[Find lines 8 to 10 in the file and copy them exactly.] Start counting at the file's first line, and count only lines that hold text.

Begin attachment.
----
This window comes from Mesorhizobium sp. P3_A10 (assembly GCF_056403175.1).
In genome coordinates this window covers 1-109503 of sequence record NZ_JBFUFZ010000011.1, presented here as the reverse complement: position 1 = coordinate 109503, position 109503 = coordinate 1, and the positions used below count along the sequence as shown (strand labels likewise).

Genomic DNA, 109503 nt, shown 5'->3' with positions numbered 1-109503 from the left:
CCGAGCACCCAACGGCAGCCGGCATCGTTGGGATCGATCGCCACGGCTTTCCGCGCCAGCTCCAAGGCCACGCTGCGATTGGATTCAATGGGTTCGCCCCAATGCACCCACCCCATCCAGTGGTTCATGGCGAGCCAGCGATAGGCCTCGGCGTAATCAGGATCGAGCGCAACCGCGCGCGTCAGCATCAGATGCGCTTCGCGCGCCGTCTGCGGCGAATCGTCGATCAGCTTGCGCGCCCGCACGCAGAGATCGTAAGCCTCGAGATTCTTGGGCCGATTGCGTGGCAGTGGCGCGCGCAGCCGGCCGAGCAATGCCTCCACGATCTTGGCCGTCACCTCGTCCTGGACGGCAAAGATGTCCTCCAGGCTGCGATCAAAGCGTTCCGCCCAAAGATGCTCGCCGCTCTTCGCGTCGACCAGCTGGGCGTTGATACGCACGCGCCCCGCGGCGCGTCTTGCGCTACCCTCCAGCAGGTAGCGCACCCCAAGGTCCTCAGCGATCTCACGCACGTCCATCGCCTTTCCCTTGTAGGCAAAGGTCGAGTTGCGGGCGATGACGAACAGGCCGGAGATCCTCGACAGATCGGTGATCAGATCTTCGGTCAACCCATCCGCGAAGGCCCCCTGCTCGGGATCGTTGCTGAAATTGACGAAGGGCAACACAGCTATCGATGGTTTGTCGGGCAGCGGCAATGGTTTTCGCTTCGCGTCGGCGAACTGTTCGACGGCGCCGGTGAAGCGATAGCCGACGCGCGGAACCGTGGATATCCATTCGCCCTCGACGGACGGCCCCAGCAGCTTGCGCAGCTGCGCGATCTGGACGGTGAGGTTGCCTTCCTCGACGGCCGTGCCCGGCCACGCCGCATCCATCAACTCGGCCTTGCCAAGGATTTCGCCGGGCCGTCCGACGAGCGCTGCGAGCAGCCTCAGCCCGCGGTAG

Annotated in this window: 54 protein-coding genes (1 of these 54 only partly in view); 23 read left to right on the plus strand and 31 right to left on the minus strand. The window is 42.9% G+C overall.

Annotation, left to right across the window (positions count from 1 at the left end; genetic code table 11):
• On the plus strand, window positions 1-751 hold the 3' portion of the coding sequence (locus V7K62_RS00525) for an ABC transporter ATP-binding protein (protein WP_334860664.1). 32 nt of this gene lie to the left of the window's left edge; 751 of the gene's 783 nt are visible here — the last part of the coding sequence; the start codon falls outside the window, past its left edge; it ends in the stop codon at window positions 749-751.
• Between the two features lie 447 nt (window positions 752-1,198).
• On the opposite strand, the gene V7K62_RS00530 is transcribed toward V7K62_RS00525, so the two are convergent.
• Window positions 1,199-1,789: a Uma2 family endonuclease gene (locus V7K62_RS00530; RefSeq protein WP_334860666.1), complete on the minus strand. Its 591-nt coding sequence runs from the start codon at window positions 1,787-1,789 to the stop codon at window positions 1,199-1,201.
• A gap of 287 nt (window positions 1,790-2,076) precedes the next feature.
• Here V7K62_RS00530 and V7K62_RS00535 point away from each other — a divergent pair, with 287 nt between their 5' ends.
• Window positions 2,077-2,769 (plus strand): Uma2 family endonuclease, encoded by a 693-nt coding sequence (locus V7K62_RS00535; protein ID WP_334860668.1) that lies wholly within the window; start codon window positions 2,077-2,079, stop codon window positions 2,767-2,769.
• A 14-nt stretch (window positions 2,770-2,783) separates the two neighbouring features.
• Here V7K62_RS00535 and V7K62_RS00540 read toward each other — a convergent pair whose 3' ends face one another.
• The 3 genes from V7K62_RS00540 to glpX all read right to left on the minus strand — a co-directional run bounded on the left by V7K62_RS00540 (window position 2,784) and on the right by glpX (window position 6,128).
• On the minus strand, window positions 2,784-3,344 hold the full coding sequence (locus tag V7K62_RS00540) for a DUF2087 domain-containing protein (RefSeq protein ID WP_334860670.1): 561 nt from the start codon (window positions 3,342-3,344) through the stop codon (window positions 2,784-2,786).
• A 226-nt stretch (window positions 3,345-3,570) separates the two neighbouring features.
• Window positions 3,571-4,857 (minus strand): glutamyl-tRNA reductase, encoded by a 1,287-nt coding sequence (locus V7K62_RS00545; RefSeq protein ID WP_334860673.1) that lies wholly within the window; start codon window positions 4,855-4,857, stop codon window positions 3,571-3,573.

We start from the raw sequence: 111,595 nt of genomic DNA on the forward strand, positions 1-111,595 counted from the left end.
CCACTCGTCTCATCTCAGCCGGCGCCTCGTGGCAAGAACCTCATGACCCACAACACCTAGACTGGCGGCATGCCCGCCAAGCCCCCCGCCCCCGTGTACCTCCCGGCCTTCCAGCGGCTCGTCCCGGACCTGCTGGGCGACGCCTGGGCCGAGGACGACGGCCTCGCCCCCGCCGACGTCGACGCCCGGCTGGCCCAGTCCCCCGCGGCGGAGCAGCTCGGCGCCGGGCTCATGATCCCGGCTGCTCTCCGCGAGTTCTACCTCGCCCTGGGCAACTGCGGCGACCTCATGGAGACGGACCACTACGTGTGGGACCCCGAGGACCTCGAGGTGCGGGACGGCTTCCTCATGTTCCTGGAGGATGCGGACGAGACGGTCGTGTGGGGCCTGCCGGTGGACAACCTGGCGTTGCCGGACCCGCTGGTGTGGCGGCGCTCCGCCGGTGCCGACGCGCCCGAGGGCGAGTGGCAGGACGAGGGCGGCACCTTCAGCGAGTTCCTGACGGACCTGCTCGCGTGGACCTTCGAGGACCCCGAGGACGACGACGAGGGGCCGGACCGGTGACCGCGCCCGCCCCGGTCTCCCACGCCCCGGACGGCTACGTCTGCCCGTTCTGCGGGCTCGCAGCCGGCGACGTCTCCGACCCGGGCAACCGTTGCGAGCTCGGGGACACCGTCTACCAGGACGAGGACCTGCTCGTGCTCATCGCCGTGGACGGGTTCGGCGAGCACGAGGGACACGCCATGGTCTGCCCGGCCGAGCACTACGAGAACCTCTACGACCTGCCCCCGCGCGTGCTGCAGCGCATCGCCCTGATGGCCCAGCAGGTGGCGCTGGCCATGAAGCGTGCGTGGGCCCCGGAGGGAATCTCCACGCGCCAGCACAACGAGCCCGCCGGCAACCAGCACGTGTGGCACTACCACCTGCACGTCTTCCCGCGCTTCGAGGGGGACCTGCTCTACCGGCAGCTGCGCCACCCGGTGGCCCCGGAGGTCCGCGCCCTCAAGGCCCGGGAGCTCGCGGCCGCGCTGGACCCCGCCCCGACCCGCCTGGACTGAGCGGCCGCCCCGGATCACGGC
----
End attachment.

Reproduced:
• Between the two features lie 447 nt (window positions 752-1,198).
• On the opposite strand, the gene V7K62_RS00530 is transcribed toward V7K62_RS00525, so the two are convergent.
• Window positions 1,199-1,789: a Uma2 family endonuclease gene (locus V7K62_RS00530; RefSeq protein WP_334860666.1), complete on the minus strand. Its 591-nt coding sequence runs from the start codon at window positions 1,787-1,789 to the stop codon at window positions 1,199-1,201.